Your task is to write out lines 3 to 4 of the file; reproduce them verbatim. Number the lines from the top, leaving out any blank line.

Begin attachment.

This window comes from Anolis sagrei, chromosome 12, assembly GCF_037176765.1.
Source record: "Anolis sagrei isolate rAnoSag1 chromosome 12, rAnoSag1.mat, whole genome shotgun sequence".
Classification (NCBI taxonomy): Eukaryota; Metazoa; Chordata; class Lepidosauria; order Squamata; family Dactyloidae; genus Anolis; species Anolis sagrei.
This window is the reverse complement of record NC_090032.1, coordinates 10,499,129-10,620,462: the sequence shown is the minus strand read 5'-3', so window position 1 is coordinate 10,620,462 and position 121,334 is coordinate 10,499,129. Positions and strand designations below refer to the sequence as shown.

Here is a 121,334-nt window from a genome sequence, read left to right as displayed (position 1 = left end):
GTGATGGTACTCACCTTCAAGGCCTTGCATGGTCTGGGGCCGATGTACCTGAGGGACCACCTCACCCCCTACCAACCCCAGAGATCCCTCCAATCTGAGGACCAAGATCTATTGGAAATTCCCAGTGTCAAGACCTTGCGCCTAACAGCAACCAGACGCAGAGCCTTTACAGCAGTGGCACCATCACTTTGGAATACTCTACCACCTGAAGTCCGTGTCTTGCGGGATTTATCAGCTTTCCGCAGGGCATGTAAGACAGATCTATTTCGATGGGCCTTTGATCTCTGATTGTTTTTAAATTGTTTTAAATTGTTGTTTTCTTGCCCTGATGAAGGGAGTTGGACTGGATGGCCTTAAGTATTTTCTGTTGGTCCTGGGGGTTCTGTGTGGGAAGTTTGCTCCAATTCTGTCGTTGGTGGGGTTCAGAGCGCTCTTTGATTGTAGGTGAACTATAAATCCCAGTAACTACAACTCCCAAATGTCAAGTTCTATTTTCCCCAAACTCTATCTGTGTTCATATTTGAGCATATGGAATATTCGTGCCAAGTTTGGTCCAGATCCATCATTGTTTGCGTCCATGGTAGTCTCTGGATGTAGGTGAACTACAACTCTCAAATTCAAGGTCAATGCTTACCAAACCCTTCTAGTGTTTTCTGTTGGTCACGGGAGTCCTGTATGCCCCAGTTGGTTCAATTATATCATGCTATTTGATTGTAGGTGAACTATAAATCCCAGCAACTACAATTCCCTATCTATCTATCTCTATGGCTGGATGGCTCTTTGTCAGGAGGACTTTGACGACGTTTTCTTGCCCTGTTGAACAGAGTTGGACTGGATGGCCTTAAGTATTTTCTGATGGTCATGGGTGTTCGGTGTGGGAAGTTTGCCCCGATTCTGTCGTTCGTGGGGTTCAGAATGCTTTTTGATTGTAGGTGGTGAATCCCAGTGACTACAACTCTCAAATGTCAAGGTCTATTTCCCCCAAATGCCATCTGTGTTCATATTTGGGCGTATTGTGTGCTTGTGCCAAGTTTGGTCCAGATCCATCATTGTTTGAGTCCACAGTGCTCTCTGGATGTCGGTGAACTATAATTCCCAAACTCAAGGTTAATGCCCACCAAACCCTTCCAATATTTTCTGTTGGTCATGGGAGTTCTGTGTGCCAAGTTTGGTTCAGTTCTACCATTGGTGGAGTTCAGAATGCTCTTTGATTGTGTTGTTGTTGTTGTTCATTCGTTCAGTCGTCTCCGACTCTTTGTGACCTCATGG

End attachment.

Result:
Classification (NCBI taxonomy): Eukaryota; Metazoa; Chordata; class Lepidosauria; order Squamata; family Dactyloidae; genus Anolis; species Anolis sagrei.
This window is the reverse complement of record NC_090032.1, coordinates 10,499,129-10,620,462: the sequence shown is the minus strand read 5'-3', so window position 1 is coordinate 10,620,462 and position 121,334 is coordinate 10,499,129. Positions and strand designations below refer to the sequence as shown.